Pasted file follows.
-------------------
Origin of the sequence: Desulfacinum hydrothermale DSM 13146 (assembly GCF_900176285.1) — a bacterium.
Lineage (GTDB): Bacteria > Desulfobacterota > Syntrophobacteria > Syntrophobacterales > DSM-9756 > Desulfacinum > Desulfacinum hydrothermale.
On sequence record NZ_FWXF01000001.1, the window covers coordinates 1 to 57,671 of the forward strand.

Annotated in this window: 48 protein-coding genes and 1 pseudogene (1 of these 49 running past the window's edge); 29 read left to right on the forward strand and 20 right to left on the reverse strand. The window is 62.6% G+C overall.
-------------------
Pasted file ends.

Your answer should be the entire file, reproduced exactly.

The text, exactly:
Origin of the sequence: Desulfacinum hydrothermale DSM 13146 (assembly GCF_900176285.1) — a bacterium.
Lineage (GTDB): Bacteria > Desulfobacterota > Syntrophobacteria > Syntrophobacterales > DSM-9756 > Desulfacinum > Desulfacinum hydrothermale.
On sequence record NZ_FWXF01000001.1, the window covers coordinates 1 to 57,671 of the forward strand.

Annotated in this window: 48 protein-coding genes and 1 pseudogene (1 of these 49 running past the window's edge); 29 read left to right on the forward strand and 20 right to left on the reverse strand. The window is 62.6% G+C overall.